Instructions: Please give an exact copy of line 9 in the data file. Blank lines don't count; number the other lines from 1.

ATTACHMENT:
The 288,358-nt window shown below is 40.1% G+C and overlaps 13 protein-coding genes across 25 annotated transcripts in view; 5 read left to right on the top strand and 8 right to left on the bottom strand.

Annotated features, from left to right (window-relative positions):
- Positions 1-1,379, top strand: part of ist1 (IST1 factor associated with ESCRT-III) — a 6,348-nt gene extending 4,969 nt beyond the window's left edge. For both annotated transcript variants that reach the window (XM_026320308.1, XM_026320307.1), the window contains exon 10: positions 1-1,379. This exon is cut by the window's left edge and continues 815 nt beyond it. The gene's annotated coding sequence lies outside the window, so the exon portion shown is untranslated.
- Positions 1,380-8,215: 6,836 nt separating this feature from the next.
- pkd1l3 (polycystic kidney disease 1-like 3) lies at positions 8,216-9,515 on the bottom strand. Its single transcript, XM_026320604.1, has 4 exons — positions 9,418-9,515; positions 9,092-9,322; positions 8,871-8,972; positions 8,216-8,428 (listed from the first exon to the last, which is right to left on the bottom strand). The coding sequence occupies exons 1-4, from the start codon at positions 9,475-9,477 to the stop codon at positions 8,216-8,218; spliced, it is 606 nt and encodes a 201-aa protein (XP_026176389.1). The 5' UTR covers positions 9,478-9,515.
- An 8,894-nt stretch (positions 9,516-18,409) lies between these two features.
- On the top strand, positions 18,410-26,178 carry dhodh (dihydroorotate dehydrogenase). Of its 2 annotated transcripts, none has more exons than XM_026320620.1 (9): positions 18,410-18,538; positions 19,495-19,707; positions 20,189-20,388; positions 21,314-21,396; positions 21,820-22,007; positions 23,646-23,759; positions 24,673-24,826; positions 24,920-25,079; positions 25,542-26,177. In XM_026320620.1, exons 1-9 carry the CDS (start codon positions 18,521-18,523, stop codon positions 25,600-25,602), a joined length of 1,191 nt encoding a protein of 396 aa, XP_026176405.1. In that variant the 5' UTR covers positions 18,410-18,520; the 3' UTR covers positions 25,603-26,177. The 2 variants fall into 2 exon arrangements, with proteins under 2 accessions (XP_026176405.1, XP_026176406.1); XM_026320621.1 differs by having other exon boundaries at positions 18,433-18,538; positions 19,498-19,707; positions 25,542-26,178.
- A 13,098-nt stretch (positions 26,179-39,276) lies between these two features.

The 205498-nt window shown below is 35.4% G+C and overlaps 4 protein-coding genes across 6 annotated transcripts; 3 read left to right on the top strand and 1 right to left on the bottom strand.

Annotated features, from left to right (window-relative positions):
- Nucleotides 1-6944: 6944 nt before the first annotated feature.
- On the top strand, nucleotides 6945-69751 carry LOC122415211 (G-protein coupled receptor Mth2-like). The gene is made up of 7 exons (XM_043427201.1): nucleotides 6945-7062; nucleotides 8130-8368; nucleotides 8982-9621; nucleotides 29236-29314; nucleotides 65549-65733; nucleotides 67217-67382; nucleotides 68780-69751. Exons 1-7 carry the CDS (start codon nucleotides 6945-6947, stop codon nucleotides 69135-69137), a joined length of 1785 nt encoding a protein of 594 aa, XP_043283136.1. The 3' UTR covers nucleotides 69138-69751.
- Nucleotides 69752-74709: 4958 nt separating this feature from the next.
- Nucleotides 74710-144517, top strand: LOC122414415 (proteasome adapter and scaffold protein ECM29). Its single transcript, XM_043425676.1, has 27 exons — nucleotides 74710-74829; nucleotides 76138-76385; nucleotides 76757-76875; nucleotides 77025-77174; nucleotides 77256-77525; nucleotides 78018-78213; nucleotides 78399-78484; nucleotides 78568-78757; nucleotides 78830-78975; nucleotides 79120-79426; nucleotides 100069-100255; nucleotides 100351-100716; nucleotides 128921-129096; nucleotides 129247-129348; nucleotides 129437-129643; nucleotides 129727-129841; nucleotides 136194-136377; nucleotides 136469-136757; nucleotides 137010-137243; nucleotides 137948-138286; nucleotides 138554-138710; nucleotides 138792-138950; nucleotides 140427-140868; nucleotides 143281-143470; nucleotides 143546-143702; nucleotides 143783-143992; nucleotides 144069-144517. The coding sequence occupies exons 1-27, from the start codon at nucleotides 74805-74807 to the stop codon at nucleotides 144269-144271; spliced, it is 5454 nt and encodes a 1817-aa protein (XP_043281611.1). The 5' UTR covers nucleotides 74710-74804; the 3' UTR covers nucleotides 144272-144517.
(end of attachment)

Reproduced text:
The 205498-nt window shown below is 35.4% G+C and overlaps 4 protein-coding genes across 6 annotated transcripts; 3 read left to right on the top strand and 1 right to left on the bottom strand.